What do Kaa from The Jungle Book, Batman's the Riddler and the Sheriff of Nottingham have in common? According to comedy virtuoso James Adomian, they're all examples of the "gay villain" archetype, a ridiculous amalgamation of effeminate stereotypes for heroes to dominate.
Adomian's hypothesis is hilariously delivered on his stellar 2012 debut album, Low Hangin Fruit, which captures his blend of stand-up and impersonations. His material is rife with pop culture and political references, and his impersonations -- which include Gary Busey, Fred Phelps and Jesse Ventura -- are not only remarkably accurate, but they're well-developed characters shaped by Adomian's unique point of view. Though probably best known for his impersonations, he often talks about his own experience as a "homo-American," (such as his crush on Peter Dinklage, the time he was gay bashed or his time spent in small town gay bars).
Folks may recognize Adomian from the seventh season of Last Comic Standing or from his stint on The Late Late Show with Craig Ferguson delivering one of the greatest impersonations of President George W. Bush ever on television (if not the greatest). Comedy enthusiasts might have caught his appearances on Cartoon Network's Childrens Hospital and Comedy Bang Bang on IFC. He's also a fixture on several popular comedy podcasts, like Sklarbro Country, Comedy Bang Bang and The Todd Glass Show.
We caught up with Adomian at SXSW in Austin and chatted about being an out comedian, gay villains and the new TV series he's developing, The Embassy, inspired by the recent WikiLeaks and Edward Snowden stories.
See what he had to say, and watch some videos of his work, AFTER THE JUMP ...
Warning: Videos may contain some work inappropriate language.
I like that your album is explicitly gay, but I can still put it on with my dad and laugh hysterically together.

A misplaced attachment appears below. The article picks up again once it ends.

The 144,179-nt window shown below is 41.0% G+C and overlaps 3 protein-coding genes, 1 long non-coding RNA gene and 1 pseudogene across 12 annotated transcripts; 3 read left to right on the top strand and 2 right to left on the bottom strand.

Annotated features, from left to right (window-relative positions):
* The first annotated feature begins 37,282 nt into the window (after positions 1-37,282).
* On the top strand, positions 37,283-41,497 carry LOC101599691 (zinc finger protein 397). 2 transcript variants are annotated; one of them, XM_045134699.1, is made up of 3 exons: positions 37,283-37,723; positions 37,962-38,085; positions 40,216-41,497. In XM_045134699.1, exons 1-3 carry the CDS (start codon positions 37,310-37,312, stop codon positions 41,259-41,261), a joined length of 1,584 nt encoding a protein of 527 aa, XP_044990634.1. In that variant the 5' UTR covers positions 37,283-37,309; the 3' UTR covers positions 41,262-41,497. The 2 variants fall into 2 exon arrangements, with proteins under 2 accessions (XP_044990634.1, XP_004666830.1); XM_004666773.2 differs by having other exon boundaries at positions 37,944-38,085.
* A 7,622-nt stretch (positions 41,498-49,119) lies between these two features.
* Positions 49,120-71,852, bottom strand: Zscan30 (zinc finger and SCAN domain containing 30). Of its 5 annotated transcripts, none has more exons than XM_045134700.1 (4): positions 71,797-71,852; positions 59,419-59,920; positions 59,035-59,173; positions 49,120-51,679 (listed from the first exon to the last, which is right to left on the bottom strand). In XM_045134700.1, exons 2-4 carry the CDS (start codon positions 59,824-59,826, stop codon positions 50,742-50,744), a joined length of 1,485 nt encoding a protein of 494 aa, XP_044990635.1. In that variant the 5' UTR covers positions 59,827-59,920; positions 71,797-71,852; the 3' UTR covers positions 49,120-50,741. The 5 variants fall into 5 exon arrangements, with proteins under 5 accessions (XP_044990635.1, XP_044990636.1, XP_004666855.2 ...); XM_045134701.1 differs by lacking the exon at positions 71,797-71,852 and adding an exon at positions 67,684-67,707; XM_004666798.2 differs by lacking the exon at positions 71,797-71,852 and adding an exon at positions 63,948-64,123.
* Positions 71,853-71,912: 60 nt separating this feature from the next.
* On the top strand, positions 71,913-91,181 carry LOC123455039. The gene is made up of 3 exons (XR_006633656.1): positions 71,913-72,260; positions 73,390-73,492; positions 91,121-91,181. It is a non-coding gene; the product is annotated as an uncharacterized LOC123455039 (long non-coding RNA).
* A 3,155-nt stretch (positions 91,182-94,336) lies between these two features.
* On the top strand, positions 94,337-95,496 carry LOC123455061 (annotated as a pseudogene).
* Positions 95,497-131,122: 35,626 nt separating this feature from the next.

That hour is sort of a culmination of my standup that I had developed to go do the road for the first time around America, which involves, depending on the city or what night it is, performing for a very straight crowd, a very gay crowd, usually some mix, oftentimes people who are a bit older or more conservative than I would like them to be and sometimes also a really cool, young, dangerous crowd. So everything I have has sort of passed through all of those gauntlets. I'm glad to hear too that it's a gay album for the whole family.
Well, you go into the sports stuff, which is sort of when I tune out and don't understand.
I don't either! I talk about sports from a place of ignorance, mostly. There are huge swaths of the country that only want to talk about sports, and I have to go do shows there.
Have you had any really bad experiences?
Not as many as you would think. They called me 'Faggot' in Arizona and Los Angeles. Those I think are the only two cities where anybody has ever called me a faggot. I get people who walk out, or are horrified, and they freeze and turn bone white. I get those people. I only got yelled faggot a couple of times. Sometimes people make a disruption like, ‘Shit, that's gay.’ Sometimes I roll with it, sometimes I kick them out, sometimes I roast them, it depends on what the situation is.
What's been the most challenging aspect of being an out comedian?
I can't say that it opens a lot of doors professionally to be out of the closet and also not already famous. Usually, one or the other would help. I probably miss out on opportunities. I know for a fact that happens. It's the way the business is. People are still afraid of stuff. But, right now, it's breaking in a big way. All of the homophobic structures in showbiz are falling apart. Actually, kind of counterintuitively, live standup around the country is one of the most inviting and welcoming places for me as a gay performer, for LGBT people and people from minority cultures in general, because there are fewer gatekeepers in live comedy than anywhere else. In TV and movies there are lots of people who get to say no, and there is almost no one like that in live shows. There's an audience that kind of makes that call. It’s liberating, in a way. It's sort of a tradeoff. You get to live the pirate's life on the road with very little structure, but you have a lot of freedom to do what you want artistically. And when I say ‘artistically,’ I mean dirty sex stories.